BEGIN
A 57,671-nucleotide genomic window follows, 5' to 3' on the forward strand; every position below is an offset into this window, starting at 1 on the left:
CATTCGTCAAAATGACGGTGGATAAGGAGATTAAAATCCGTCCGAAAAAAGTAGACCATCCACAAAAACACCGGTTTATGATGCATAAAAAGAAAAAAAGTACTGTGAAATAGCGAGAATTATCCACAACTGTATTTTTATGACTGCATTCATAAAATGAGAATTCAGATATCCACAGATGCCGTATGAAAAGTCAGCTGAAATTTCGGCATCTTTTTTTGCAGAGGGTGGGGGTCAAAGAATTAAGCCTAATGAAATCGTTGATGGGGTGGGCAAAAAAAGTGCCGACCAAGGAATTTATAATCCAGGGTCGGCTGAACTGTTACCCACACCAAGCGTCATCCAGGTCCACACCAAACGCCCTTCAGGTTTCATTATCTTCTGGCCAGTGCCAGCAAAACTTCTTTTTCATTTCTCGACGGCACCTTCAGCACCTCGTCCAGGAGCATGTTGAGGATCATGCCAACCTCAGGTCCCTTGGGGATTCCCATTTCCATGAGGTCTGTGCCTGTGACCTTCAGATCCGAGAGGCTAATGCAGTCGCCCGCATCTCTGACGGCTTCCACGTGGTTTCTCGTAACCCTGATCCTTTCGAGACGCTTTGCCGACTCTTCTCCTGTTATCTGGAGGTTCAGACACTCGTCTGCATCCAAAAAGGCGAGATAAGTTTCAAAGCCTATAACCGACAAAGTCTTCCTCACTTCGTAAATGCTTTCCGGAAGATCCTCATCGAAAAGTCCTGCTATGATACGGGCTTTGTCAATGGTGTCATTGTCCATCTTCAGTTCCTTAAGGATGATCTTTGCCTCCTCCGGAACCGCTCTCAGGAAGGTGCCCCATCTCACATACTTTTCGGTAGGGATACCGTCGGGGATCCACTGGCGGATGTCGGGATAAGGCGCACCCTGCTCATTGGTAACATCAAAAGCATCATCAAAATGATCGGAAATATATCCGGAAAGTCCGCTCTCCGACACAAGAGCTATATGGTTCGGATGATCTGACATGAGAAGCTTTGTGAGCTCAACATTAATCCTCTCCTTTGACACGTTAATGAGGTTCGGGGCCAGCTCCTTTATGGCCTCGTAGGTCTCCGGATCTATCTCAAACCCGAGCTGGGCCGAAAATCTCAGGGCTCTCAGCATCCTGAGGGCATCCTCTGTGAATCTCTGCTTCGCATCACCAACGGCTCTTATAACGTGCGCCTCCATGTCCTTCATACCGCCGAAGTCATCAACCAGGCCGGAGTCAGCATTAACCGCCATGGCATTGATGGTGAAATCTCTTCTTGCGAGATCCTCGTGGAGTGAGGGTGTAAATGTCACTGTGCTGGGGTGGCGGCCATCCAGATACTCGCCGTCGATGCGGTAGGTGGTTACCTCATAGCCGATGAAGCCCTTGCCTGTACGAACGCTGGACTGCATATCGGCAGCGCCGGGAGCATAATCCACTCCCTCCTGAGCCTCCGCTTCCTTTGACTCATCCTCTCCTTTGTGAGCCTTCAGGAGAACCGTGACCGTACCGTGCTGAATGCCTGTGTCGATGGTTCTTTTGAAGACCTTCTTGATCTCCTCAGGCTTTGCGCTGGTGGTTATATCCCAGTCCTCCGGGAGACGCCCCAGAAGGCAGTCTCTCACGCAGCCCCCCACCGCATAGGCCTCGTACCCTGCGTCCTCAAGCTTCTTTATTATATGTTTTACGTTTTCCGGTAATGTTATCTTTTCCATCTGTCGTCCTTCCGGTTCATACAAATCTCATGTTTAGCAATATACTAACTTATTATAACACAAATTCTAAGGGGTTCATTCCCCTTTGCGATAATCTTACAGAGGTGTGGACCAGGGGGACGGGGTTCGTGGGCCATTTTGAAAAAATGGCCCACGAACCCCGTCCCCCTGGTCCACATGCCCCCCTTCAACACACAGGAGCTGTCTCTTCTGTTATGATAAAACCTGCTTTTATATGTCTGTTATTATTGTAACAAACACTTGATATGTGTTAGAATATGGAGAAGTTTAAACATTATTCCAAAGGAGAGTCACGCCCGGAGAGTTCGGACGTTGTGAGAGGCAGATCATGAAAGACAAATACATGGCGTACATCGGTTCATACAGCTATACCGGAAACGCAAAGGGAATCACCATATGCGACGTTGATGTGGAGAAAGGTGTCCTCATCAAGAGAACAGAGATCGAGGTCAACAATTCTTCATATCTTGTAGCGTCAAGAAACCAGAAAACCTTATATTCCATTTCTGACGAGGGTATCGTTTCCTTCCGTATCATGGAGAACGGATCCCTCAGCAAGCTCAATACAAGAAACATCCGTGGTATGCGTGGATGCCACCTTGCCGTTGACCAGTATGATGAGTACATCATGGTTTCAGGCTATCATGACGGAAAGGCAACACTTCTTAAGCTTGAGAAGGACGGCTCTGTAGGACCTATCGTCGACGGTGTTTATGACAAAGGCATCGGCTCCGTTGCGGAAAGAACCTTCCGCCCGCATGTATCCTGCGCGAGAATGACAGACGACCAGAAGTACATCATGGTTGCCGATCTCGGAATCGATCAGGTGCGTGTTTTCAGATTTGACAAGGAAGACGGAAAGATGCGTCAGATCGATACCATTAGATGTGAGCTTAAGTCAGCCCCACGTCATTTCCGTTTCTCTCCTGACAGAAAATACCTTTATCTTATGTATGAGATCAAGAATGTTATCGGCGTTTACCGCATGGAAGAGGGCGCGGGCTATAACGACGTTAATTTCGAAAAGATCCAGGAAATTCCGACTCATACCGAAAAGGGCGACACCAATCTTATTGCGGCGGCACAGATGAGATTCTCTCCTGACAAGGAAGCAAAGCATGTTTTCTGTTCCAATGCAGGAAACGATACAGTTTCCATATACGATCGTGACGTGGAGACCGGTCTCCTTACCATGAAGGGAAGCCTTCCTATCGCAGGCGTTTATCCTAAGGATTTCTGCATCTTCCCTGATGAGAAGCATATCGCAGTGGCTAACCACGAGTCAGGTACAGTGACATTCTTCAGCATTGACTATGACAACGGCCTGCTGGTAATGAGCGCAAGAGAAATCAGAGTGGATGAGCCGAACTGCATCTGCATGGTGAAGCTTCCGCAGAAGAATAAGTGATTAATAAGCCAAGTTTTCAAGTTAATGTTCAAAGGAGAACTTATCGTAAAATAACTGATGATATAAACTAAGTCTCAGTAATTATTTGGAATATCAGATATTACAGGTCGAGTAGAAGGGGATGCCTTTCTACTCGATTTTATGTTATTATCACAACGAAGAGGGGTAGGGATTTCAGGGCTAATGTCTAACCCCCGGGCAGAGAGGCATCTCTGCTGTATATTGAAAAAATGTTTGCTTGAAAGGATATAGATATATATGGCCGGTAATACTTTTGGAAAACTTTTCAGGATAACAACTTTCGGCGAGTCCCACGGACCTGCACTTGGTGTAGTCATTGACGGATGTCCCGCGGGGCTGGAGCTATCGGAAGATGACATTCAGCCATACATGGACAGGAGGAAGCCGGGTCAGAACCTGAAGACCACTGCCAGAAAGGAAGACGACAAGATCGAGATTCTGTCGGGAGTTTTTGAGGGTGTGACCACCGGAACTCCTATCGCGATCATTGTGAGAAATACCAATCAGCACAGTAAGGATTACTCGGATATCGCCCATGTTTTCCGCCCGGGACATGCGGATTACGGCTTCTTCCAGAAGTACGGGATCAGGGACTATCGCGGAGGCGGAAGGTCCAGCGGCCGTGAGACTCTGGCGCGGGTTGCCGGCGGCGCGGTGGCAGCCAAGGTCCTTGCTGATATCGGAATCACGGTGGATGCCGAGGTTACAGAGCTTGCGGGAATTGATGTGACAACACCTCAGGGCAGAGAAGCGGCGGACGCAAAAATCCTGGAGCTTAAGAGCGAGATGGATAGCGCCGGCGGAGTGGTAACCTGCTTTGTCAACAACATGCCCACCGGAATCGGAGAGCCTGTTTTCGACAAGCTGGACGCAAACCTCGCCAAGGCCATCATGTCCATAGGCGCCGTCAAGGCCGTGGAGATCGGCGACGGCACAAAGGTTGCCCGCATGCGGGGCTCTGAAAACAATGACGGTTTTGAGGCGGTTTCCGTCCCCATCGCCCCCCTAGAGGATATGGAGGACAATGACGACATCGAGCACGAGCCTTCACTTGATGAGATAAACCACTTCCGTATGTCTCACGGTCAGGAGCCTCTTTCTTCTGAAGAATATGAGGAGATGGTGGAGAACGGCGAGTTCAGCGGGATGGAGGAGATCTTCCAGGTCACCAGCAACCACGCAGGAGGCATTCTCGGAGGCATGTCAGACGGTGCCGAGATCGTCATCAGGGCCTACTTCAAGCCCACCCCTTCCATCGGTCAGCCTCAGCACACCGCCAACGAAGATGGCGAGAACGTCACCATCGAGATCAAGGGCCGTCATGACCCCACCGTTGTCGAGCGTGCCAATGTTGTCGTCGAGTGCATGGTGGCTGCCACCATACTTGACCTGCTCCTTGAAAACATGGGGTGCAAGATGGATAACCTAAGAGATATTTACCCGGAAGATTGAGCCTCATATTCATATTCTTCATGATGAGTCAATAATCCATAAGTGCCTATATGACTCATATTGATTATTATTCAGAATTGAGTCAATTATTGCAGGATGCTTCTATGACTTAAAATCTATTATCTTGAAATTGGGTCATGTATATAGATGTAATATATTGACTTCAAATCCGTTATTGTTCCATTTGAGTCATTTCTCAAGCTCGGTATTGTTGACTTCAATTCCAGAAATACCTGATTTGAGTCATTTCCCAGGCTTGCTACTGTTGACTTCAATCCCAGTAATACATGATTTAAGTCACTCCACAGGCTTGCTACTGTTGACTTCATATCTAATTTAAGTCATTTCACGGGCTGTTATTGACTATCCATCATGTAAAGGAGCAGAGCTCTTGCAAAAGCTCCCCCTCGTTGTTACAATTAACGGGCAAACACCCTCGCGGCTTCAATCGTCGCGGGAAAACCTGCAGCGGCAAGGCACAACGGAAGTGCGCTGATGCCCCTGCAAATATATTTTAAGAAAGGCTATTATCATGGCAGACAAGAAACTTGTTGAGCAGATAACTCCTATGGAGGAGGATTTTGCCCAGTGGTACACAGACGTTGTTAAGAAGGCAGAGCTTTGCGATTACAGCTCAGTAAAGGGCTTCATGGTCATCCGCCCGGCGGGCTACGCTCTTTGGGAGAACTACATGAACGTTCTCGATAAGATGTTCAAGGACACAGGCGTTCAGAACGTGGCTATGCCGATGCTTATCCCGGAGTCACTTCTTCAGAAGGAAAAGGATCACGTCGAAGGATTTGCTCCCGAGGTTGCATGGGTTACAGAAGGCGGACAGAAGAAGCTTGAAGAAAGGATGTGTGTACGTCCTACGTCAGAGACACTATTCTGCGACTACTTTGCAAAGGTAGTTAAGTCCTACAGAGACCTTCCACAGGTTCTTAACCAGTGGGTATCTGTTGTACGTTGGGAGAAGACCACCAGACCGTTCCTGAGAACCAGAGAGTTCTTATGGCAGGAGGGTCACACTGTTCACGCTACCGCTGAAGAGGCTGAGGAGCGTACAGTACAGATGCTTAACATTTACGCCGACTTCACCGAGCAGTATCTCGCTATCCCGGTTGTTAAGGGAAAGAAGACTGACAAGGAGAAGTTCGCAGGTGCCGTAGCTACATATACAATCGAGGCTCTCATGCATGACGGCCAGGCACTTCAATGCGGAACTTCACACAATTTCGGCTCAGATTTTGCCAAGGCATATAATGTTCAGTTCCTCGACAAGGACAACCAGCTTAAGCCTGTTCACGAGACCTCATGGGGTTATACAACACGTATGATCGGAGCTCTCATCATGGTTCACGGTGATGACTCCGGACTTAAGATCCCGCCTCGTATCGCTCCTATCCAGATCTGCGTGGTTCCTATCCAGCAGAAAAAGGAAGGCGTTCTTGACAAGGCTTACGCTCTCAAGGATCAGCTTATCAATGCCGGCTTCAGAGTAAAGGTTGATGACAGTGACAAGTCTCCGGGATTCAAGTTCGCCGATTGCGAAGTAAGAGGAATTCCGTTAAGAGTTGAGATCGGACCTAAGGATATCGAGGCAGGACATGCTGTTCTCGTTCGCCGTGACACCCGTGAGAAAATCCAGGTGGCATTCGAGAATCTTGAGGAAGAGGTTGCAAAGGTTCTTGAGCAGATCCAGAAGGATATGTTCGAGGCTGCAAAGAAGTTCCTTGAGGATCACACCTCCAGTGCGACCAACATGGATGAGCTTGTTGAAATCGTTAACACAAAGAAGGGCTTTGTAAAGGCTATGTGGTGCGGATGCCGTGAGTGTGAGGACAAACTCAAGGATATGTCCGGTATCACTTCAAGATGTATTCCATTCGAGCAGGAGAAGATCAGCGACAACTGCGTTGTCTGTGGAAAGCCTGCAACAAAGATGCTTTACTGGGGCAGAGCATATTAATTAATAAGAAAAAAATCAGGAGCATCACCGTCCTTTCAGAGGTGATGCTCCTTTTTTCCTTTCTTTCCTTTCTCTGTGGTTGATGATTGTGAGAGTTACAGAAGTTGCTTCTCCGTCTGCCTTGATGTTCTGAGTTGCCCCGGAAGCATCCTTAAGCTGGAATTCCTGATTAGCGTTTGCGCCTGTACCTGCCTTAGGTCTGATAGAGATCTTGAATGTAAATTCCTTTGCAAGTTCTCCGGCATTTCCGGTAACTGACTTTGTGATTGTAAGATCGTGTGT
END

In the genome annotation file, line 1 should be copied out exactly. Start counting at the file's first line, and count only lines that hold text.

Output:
A 57,671-nucleotide genomic window follows, 5' to 3' on the forward strand; every position below is an offset into this window, starting at 1 on the left: